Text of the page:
AIG reaches $1.6 billion settlement with N.Y., SEC


NEW YORK -- American International Group announced yesterday a $1.6 billion settlement to resolve regulators' charges that it rigged bids for commercial insurance and used fraudulent accounting techniques to artificially bolster results.

The settlement with New York Attorney General Eliot Spitzer, the Securities and Exchange Commission and the New York State Insurance Department is one of the largest ever paid by a company.

It's almost twice the $850 million that insurance broker Marsh & McLennan Companies Inc. paid last year to end a bid-rigging suit by Spitzer, and it tops the $750 million that telecom giant WorldCom Inc. agreed to pay the SEC after its fraud-fueled collapse into bankruptcy in 2002. It also exceeds the $1.4 billion that 10 leading investment banks agreed to pay Spitzer and the SEC in 2003 to settle claims that their analysts produced dubious research.

AIG agreed to pay $800 million to investors deceived by false financial statements and $375 million to policyholders harmed by bid-rigging activities, Spitzer's office said.

AIG also is to pay $344 million to states, including Maryland, harmed by the company's efforts to avoid paying its fair share into state-run workers' compensation funds between 1986 and 1995, Spitzer's office said.

Moreover, AIG will pay penalties of $100 million to the New York Attorney General's office and $25 million to the Justice Department.

Spitzer said AIG has acknowledged that it was wrong to provide incorrect information to the investing public and regulators and that it "regrets and apologizes" for its conduct.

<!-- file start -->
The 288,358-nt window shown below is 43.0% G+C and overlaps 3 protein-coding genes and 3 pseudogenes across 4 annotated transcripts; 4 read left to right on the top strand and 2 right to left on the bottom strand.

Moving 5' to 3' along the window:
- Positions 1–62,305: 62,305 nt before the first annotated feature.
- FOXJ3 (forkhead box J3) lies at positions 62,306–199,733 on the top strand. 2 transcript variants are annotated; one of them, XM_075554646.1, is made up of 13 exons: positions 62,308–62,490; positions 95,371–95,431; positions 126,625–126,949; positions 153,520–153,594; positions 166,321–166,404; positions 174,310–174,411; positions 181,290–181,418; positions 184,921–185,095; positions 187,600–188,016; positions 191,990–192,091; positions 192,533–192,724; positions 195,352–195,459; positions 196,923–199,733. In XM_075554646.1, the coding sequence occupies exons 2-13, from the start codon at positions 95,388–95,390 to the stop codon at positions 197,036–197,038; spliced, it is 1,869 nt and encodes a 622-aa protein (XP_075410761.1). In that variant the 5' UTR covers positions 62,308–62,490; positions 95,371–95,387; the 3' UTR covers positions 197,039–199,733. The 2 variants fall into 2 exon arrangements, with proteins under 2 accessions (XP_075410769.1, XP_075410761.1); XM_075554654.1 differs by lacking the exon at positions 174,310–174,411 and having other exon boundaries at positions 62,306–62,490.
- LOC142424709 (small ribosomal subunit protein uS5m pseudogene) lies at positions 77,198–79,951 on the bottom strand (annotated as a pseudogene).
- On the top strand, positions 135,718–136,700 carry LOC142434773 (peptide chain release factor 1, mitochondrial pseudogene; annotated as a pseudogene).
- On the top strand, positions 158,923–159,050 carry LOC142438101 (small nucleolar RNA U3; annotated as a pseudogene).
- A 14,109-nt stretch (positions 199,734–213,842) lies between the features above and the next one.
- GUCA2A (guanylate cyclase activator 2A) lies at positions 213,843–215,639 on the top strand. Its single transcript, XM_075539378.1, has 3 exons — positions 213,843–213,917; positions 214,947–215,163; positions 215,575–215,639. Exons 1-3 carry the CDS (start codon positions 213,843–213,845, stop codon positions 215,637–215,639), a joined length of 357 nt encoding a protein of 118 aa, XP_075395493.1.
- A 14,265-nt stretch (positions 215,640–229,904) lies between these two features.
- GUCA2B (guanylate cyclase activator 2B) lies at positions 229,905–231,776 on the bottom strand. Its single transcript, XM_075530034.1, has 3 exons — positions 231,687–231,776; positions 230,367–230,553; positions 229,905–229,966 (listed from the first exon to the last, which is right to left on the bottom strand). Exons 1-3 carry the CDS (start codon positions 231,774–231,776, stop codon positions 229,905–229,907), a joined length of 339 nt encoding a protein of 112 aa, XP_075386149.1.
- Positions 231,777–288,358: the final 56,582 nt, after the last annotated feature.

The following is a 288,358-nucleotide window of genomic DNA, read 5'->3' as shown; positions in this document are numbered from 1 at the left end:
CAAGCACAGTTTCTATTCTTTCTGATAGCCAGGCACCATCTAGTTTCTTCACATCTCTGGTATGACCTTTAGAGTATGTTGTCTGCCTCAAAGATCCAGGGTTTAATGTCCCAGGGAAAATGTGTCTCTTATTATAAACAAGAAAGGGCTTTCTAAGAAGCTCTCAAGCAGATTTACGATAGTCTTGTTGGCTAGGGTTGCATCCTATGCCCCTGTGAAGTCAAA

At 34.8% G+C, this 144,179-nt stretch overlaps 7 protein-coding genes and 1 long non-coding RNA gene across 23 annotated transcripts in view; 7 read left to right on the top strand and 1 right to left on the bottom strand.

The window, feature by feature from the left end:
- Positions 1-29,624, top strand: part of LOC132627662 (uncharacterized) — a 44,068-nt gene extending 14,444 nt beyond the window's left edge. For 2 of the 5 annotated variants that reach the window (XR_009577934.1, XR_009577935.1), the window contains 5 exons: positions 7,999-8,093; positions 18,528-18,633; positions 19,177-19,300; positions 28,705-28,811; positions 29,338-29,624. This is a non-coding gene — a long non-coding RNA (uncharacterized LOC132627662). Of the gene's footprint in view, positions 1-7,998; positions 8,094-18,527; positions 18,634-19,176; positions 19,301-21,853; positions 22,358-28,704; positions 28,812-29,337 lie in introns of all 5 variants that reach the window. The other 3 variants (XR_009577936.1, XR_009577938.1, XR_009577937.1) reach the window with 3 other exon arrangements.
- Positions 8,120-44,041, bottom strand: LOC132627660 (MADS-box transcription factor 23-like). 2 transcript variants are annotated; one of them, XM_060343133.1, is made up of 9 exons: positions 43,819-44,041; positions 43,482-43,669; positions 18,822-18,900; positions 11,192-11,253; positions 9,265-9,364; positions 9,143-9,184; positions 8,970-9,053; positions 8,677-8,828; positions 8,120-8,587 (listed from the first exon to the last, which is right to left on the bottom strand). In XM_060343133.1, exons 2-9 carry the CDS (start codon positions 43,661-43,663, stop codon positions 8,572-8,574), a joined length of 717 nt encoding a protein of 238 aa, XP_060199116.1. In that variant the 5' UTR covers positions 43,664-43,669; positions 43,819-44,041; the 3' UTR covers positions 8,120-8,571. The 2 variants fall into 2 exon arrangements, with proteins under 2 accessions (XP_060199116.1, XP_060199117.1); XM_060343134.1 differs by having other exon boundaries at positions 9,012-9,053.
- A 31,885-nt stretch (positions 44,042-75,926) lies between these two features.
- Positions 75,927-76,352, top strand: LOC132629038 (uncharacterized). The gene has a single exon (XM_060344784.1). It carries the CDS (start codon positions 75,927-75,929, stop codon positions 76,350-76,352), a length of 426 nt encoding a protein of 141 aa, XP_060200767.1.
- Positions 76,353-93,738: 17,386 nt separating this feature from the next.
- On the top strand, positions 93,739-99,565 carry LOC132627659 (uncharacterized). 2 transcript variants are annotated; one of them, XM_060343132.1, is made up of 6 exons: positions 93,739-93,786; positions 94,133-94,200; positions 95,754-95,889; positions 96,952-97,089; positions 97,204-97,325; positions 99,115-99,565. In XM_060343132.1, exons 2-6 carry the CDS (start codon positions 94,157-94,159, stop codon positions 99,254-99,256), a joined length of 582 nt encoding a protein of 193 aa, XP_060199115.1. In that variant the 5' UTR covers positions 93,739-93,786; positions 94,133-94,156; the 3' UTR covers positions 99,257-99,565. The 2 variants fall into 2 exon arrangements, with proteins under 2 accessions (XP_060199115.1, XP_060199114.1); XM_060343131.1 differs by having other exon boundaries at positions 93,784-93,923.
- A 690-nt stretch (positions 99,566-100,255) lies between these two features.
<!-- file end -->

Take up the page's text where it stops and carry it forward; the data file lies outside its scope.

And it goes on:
The agreement will end a suit that Spitzer and New York's insurance regulator filed in May, removing a major legal concern that's been hanging over the company.

"AIG was and is a solid company that didn't need to cheat. It finds itself in this position solely because some senior managers thought it was acceptable to deceive the investing public and regulators," Spitzer said.

"However, by changing management, implementing reforms and providing restitution to injured investors, customers and states, the company has placed itself on a path toward resurgence," he said.

AIG's shares, which are on the Dow Jones industrial average, rose 1.1 percent, to close at $67.12. They dropped to a low of nearly $51 at the height of the scandal late last April.

The SEC filed civil securities-fraud charges against AIG yesterday and settled them at the same time.

The $800 million that AIG agreed to pay the SEC consists of the return of $700 million in ill-gotten gains and a penalty of $100 million.

The insurer has also undertaken corporate reforms designed to prevent similar misconduct in future, the agency noted in a statement.

"While this settlement concludes our investigation of AIG, our investigation continues with respect to others who may have participated in AIG's securities laws violations," said Linda Chatman Thomsen, director of the commission's enforcement division.

The settlement doesn't include two other defendants in Spitzer's May lawsuit: Maurice R. "Hank" Greenberg, AIG's former chief executive, and Howard I. Smith, the company's one-time chief financial officer.

Lawyers for Greenberg and Smith have said in the past that they will fight the suit's allegations.

Multiple accounting investigations rocked AIG last year and led to the departure of Greenberg after nearly 40 years at the helm of the insurer.

Spitzer and the New York State Insurance Department filed their suit in May alleging the giant insurer used fraudulent transactions to manipulate its financial statements and to deceive regulators and investors.

AIG said that many of the alleged infractions and restated five years of earnings to correct them.

The company still has to deal with private litigation filed by shareholders and other parties that claim they were damaged by its accounting missteps.

"There are a number of private lawsuits still out there," said Donald Light, senior insurance analyst with Celent, a Boston financial research and consulting company, before details of the settlement were announced.

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